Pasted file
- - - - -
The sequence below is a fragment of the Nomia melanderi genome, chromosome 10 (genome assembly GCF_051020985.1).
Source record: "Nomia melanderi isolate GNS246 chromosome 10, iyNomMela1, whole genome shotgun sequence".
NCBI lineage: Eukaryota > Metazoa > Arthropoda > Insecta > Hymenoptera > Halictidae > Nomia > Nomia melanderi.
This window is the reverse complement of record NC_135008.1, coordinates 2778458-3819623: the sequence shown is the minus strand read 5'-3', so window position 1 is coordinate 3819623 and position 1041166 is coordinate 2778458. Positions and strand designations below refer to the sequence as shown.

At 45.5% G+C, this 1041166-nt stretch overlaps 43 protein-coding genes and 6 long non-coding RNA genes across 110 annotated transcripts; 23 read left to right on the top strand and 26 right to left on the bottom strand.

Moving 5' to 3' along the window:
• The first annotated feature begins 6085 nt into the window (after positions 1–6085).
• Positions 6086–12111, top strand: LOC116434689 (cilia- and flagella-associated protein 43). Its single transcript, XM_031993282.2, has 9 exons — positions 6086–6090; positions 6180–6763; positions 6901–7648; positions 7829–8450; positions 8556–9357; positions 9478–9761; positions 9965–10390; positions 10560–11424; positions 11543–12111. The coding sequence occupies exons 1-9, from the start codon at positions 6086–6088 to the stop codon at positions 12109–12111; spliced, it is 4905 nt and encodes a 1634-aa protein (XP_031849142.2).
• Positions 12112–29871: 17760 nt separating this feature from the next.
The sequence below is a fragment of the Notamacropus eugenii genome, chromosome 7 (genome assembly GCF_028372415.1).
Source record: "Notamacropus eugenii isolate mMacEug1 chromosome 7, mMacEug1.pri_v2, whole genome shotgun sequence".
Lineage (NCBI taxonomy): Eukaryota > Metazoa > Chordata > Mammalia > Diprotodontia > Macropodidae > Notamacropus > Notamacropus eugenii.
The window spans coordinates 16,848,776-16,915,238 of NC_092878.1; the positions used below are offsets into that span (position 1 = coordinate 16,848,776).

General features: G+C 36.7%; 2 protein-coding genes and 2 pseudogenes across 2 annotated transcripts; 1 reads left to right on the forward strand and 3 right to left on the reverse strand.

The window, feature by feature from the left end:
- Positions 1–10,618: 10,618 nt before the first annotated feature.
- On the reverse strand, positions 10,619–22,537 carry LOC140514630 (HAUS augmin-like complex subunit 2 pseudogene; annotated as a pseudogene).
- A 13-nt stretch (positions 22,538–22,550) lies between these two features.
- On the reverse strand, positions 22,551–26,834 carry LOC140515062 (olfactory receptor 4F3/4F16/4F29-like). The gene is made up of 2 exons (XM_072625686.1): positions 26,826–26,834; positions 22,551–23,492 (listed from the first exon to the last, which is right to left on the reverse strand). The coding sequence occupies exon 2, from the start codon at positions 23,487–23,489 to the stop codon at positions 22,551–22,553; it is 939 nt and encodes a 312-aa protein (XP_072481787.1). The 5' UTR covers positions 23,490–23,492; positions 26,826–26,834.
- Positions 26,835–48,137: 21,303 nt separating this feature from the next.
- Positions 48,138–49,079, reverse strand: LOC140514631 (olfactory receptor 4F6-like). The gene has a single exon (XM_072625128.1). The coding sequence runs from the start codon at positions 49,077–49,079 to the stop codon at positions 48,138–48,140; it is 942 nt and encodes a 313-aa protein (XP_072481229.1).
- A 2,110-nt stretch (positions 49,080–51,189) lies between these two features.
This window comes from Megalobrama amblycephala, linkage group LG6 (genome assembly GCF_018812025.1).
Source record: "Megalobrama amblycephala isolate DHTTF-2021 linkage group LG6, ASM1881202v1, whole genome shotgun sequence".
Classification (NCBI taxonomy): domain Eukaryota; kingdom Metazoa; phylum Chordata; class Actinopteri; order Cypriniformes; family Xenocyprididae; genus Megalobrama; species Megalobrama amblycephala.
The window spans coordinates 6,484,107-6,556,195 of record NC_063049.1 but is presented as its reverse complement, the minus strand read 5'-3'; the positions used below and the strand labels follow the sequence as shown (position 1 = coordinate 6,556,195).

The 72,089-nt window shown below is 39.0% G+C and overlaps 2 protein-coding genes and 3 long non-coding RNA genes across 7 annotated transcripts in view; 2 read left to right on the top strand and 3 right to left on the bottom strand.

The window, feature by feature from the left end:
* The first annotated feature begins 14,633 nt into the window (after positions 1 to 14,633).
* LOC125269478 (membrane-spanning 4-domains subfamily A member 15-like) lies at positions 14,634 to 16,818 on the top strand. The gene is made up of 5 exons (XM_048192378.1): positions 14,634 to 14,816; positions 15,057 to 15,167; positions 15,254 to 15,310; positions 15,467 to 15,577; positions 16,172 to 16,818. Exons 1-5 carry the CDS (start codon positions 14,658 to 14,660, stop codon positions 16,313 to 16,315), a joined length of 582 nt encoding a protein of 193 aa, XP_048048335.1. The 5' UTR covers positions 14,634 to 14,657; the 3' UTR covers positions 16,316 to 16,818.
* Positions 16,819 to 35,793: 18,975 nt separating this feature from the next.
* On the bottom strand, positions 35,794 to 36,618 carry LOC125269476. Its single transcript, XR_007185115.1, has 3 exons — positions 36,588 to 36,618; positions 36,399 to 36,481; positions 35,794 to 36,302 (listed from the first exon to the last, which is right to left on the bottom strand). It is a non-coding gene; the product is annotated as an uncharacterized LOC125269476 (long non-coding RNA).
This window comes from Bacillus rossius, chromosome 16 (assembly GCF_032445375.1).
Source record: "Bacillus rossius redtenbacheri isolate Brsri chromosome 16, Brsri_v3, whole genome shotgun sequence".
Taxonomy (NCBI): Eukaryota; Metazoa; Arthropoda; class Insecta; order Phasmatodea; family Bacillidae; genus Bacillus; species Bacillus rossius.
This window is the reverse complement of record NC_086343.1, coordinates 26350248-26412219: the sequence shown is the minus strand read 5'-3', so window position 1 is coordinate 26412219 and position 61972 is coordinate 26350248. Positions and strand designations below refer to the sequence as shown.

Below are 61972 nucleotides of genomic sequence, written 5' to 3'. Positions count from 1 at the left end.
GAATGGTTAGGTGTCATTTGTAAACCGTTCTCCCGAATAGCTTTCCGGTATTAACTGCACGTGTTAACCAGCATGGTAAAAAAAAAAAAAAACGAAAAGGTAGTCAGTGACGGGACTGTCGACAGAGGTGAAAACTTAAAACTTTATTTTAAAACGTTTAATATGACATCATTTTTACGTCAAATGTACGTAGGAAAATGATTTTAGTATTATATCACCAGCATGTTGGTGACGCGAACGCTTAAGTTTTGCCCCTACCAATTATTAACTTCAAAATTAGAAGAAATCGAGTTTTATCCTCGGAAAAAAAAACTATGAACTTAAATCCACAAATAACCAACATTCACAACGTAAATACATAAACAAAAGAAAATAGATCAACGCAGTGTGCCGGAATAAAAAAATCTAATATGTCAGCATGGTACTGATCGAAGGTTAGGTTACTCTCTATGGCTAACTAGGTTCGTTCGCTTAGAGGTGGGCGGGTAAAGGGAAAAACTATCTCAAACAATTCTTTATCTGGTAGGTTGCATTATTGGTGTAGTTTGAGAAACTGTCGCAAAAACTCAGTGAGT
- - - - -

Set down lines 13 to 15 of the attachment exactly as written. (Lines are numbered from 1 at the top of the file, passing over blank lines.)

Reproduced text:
The window spans coordinates 16,848,776-16,915,238 of NC_092878.1; the positions used below are offsets into that span (position 1 = coordinate 16,848,776).

General features: G+C 36.7%; 2 protein-coding genes and 2 pseudogenes across 2 annotated transcripts; 1 reads left to right on the forward strand and 3 right to left on the reverse strand.

The window, feature by feature from the left end: